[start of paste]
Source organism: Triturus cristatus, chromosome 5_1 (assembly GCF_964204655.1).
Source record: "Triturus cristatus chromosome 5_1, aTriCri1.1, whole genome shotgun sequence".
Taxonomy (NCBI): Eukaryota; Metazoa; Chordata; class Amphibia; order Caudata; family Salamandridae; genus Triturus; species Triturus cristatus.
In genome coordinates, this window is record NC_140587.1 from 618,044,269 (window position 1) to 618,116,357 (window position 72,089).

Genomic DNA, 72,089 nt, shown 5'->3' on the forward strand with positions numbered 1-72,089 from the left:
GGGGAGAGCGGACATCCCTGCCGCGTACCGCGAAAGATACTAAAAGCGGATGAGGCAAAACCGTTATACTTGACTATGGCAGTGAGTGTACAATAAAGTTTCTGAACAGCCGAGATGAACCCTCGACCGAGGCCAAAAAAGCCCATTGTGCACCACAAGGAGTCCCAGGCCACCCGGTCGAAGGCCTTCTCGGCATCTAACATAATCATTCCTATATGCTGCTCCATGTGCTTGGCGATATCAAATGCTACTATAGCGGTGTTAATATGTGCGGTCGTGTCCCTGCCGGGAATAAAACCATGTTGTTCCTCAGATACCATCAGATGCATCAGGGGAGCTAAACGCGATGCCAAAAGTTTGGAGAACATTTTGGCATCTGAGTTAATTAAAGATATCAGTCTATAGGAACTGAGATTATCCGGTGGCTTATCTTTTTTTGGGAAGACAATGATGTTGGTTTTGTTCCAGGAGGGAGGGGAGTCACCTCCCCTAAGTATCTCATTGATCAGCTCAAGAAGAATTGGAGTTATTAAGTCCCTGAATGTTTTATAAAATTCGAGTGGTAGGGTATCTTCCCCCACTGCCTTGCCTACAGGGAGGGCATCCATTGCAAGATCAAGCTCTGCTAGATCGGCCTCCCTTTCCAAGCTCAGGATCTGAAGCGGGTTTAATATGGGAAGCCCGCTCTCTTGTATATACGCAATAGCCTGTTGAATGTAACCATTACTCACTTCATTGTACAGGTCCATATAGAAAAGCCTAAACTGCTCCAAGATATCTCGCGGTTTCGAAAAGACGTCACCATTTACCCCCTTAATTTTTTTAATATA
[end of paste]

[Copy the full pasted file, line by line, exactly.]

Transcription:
Source organism: Triturus cristatus, chromosome 5_1 (assembly GCF_964204655.1).
Source record: "Triturus cristatus chromosome 5_1, aTriCri1.1, whole genome shotgun sequence".
Taxonomy (NCBI): Eukaryota; Metazoa; Chordata; class Amphibia; order Caudata; family Salamandridae; genus Triturus; species Triturus cristatus.
In genome coordinates, this window is record NC_140587.1 from 618,044,269 (window position 1) to 618,116,357 (window position 72,089).

Genomic DNA, 72,089 nt, shown 5'->3' on the forward strand with positions numbered 1-72,089 from the left:
GGGGAGAGCGGACATCCCTGCCGCGTACCGCGAAAGATACTAAAAGCGGATGAGGCAAAACCGTTATACTTGACTATGGCAGTGAGTGTACAATAAAGTTTCTGAACAGCCGAGATGAACCCTCGACCGAGGCCAAAAAAGCCCATTGTGCACCACAAGGAGTCCCAGGCCACCCGGTCGAAGGCCTTCTCGGCATCTAACATAATCATTCCTATATGCTGCTCCATGTGCTTGGCGATATCAAATGCTACTATAGCGGTGTTAATATGTGCGGTCGTGTCCCTGCCGGGAATAAAACCATGTTGTTCCTCAGATACCATCAGATGCATCAGGGGAGCTAAACGCGATGCCAAAAGTTTGGAGAACATTTTGGCATCTGAGTTAATTAAAGATATCAGTCTATAGGAACTGAGATTATCCGGTGGCTTATCTTTTTTTGGGAAGACAATGATGTTGGTTTTGTTCCAGGAGGGAGGGGAGTCACCTCCCCTAAGTATCTCATTGATCAGCTCAAGAAGAATTGGAGTTATTAAGTCCCTGAATGTTTTATAAAATTCGAGTGGTAGGGTATCTTCCCCCACTGCCTTGCCTACAGGGAGGGCATCCATTGCAAGATCAAGCTCTGCTAGATCGGCCTCCCTTTCCAAGCTCAGGATCTGAAGCGGGTTTAATATGGGAAGCCCGCTCTCTTGTATATACGCAATAGCCTGTTGAATGTAACCATTACTCACTTCATTGTACAGGTCCATATAGAAAAGCCTAAACTGCTCCAAGATATCTCGCGGTTTCGAAAAGACGTCACCATTTACCCCCTTAATTTTTTTAATATA